Ecosystems vital to realising UN targets to protect and preserve nature

Media release

17 August 2021

A Deakin University conservation scientist says the United Nations' (UN) global vision for living in harmony with nature by 2050 will not succeed without a strong focus on sustaining ecosystems.

Last month, the UN Convention on Biological Diversity released the first draft of a new global biodiversity framework designed to preserve and protect nature. The post-2020 framework will be negotiated in October by representatives of 196 countries at the Convention on Biological Diversity Conference of the Parties (COP15) in Kunming, China.

In a paper published today in the journal Nature Ecology & Evolution, Deakin Centre for Integrative Ecology's Professor Emily Nicholson, along with an international group of researchers from universities, government and non-government organisations, argues that the framework’s indicators on ecosystems are not fit for purpose and so will not provide a clear picture of how all ecosystems are changing worldwide.

"Sustaining ecosystems is central to meeting goals for species and the benefits nature provides to people," Professor Nicholson said.

"Ecosystems not only support species and natural places we love, they provide us with clean air, water, food, recreation and cultural identity. They also provide the basis for our medicines and sustain our physical and mental health.

"The draft framework seeks to reverse loss in ecosystem area and integrity, but this is not enough. The goal must also ensure that the collapse of ecosystems is prevented, just as a species goal must prevent extinctions."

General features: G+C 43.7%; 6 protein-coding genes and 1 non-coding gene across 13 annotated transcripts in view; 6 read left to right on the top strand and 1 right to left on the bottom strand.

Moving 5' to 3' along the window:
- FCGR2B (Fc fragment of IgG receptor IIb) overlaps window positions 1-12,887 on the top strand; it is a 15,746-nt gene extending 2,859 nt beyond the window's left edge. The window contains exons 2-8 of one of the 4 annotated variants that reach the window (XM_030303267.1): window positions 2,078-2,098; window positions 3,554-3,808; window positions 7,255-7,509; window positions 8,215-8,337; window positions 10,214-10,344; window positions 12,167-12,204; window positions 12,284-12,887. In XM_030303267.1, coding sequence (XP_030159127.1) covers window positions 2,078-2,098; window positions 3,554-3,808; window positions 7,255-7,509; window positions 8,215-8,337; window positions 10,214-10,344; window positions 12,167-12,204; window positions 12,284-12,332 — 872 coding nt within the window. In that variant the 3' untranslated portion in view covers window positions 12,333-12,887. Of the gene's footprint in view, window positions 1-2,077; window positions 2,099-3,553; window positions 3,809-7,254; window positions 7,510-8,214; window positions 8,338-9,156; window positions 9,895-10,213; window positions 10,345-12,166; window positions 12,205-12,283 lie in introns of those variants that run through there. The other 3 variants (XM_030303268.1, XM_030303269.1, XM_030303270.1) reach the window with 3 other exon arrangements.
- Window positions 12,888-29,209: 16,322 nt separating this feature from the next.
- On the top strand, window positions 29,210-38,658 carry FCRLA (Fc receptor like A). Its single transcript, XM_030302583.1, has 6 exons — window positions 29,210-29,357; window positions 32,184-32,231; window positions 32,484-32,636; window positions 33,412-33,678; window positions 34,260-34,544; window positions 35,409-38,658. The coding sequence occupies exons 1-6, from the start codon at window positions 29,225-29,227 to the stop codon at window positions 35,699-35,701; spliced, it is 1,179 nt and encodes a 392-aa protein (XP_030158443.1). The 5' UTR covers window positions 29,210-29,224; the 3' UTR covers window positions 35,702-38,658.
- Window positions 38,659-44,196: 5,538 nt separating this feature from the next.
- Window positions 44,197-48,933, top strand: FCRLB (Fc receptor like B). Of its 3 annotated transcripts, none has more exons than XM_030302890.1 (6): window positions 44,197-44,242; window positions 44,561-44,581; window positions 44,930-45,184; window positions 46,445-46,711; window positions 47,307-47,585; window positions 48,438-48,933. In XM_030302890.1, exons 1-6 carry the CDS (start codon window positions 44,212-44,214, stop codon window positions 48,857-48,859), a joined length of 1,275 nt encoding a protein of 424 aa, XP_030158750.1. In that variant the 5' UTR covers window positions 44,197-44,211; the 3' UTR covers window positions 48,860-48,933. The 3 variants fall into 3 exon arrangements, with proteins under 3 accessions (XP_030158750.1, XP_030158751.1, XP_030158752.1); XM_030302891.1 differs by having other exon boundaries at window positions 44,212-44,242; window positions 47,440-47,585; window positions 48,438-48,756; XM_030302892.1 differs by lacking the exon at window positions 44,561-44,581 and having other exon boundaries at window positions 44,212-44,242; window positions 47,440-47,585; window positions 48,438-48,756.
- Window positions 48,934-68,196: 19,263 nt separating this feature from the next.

Dr Thomas Brooks, study co-author and Chief Scientist of IUCN (International Union for Conservation of Nature), the world’s largest environmental union, said the UN framework provided an opportunity to shift our thinking about ecosystems as being complementary to all other goals for biodiversity and nature’s contributions to people.

"Maintaining or restoring healthy ecosystems, in turn, facilitates achievement of these other goals," he said.

The research team reviewed 28 indicators that measure progress towards ecosystem goals. They found significant gaps in the types of ecosystems that can be tracked and components of the goals.

"We have indicators that can track loss of biodiversity generally, for example, where land use is changing. But we don’t have indicators that tell us how particular ecosystems are becoming degraded globally and losing the species and functions that make them unique," Professor Nicholson said.

"The scientific basis is there, but data collection, processing and analysis is still catching up.

"The next 3-5 years will be key in making it possible to track ecosystem integrity. To make the most of the coming advances, the UN must make the monitoring framework a living document that can embrace new indicators once we know they are fit for purpose."

Given the rate of biodiversity loss globally, with 75 per cent of our planet’s land significantly altered by people and around one million species facing extinction, Professor Nicholson said the new post-2020 goals provide a critical opportunity for world leaders to set a clear agenda for sustaining all ecosystems into the future.

"We can meet the goal through carefully designed targets, focussing on stopping further loss and degradation of ecosystems and positive actions to restore them,' she said.

"But these action targets need to be clearly linked with the outcomes we seek or the goal will not be met."

The paper, Scientific foundations for an ecosystem goal, milestones and indicators for the post-2020 global biodiversity framework, is published in Nature Ecology & Evolution.

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